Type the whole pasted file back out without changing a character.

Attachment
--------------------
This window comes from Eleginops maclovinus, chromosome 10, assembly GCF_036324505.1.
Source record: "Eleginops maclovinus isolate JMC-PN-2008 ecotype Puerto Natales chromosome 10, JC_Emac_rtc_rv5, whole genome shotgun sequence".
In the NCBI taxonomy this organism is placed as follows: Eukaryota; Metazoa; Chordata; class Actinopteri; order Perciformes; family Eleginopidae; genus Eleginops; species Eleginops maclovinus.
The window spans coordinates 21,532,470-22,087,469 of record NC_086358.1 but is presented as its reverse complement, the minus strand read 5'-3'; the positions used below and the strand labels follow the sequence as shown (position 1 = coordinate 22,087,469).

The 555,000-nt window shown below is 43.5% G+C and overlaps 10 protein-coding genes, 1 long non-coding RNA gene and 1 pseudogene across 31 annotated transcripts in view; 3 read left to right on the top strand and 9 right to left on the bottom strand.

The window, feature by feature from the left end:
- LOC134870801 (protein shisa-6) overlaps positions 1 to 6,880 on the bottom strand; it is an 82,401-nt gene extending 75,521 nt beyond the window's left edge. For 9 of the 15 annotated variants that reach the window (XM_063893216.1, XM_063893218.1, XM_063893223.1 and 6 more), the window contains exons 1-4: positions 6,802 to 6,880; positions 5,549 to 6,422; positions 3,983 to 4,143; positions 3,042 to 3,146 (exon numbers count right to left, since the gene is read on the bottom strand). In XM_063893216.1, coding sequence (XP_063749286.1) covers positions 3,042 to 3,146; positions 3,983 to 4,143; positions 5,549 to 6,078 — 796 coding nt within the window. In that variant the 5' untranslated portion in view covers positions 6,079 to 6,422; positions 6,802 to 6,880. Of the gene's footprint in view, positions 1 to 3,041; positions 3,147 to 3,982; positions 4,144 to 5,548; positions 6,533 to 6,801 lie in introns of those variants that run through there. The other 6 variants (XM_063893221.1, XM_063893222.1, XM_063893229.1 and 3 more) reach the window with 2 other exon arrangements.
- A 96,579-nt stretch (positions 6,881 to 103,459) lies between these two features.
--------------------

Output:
This window comes from Eleginops maclovinus, chromosome 10, assembly GCF_036324505.1.
Source record: "Eleginops maclovinus isolate JMC-PN-2008 ecotype Puerto Natales chromosome 10, JC_Emac_rtc_rv5, whole genome shotgun sequence".
In the NCBI taxonomy this organism is placed as follows: Eukaryota; Metazoa; Chordata; class Actinopteri; order Perciformes; family Eleginopidae; genus Eleginops; species Eleginops maclovinus.
The window spans coordinates 21,532,470-22,087,469 of record NC_086358.1 but is presented as its reverse complement, the minus strand read 5'-3'; the positions used below and the strand labels follow the sequence as shown (position 1 = coordinate 22,087,469).

The 555,000-nt window shown below is 43.5% G+C and overlaps 10 protein-coding genes, 1 long non-coding RNA gene and 1 pseudogene across 31 annotated transcripts in view; 3 read left to right on the top strand and 9 right to left on the bottom strand.

The window, feature by feature from the left end:
- LOC134870801 (protein shisa-6) overlaps positions 1 to 6,880 on the bottom strand; it is an 82,401-nt gene extending 75,521 nt beyond the window's left edge. For 9 of the 15 annotated variants that reach the window (XM_063893216.1, XM_063893218.1, XM_063893223.1 and 6 more), the window contains exons 1-4: positions 6,802 to 6,880; positions 5,549 to 6,422; positions 3,983 to 4,143; positions 3,042 to 3,146 (exon numbers count right to left, since the gene is read on the bottom strand). In XM_063893216.1, coding sequence (XP_063749286.1) covers positions 3,042 to 3,146; positions 3,983 to 4,143; positions 5,549 to 6,078 — 796 coding nt within the window. In that variant the 5' untranslated portion in view covers positions 6,079 to 6,422; positions 6,802 to 6,880. Of the gene's footprint in view, positions 1 to 3,041; positions 3,147 to 3,982; positions 4,144 to 5,548; positions 6,533 to 6,801 lie in introns of those variants that run through there. The other 6 variants (XM_063893221.1, XM_063893222.1, XM_063893229.1 and 3 more) reach the window with 2 other exon arrangements.
- A 96,579-nt stretch (positions 6,881 to 103,459) lies between these two features.